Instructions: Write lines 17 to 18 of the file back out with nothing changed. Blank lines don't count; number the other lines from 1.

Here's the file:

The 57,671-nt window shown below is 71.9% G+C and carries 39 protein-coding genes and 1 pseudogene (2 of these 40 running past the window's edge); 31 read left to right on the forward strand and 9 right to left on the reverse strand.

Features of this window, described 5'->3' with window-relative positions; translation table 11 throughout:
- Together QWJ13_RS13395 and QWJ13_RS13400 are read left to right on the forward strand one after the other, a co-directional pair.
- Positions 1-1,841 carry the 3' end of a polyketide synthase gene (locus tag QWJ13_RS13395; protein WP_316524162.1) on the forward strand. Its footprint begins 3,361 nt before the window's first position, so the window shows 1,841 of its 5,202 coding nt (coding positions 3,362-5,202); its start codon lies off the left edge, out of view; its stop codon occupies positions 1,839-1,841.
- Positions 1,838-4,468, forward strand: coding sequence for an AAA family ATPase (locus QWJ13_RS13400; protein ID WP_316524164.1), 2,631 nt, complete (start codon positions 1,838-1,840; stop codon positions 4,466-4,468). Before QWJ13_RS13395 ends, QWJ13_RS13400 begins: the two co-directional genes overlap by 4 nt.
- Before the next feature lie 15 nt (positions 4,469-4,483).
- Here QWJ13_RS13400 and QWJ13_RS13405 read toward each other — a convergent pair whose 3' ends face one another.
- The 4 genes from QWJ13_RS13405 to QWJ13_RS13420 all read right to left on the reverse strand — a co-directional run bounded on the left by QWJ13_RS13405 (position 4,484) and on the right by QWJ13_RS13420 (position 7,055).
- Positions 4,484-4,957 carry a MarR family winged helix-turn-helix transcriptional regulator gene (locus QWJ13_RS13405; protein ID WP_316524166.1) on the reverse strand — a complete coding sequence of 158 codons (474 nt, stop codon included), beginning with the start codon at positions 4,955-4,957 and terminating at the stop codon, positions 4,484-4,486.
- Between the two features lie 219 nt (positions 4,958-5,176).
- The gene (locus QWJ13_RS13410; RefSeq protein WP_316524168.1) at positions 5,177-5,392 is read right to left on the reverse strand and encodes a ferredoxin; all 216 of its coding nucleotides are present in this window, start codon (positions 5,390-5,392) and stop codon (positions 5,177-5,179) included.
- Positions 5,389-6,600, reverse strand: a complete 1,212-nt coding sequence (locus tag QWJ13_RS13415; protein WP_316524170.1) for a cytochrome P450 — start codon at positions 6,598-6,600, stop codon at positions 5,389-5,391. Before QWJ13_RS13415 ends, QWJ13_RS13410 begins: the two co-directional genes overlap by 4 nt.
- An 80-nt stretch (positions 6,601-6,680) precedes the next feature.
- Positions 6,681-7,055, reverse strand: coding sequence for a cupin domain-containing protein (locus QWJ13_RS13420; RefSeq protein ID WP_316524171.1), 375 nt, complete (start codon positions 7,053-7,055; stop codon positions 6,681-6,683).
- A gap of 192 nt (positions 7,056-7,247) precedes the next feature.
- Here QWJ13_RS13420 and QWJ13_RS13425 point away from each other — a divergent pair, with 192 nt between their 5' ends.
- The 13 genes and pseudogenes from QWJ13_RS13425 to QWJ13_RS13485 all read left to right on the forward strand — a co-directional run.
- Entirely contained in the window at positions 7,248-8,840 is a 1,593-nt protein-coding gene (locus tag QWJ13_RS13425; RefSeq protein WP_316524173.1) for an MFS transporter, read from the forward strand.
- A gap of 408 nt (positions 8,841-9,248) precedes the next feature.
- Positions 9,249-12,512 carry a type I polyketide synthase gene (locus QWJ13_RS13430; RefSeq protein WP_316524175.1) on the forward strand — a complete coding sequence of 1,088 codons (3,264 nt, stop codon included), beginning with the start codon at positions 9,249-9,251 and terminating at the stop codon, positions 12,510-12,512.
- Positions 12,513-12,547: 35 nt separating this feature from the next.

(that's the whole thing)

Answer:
- The 13 genes and pseudogenes from QWJ13_RS13425 to QWJ13_RS13485 all read left to right on the forward strand — a co-directional run.
- Entirely contained in the window at positions 7,248-8,840 is a 1,593-nt protein-coding gene (locus tag QWJ13_RS13425; RefSeq protein WP_316524173.1) for an MFS transporter, read from the forward strand.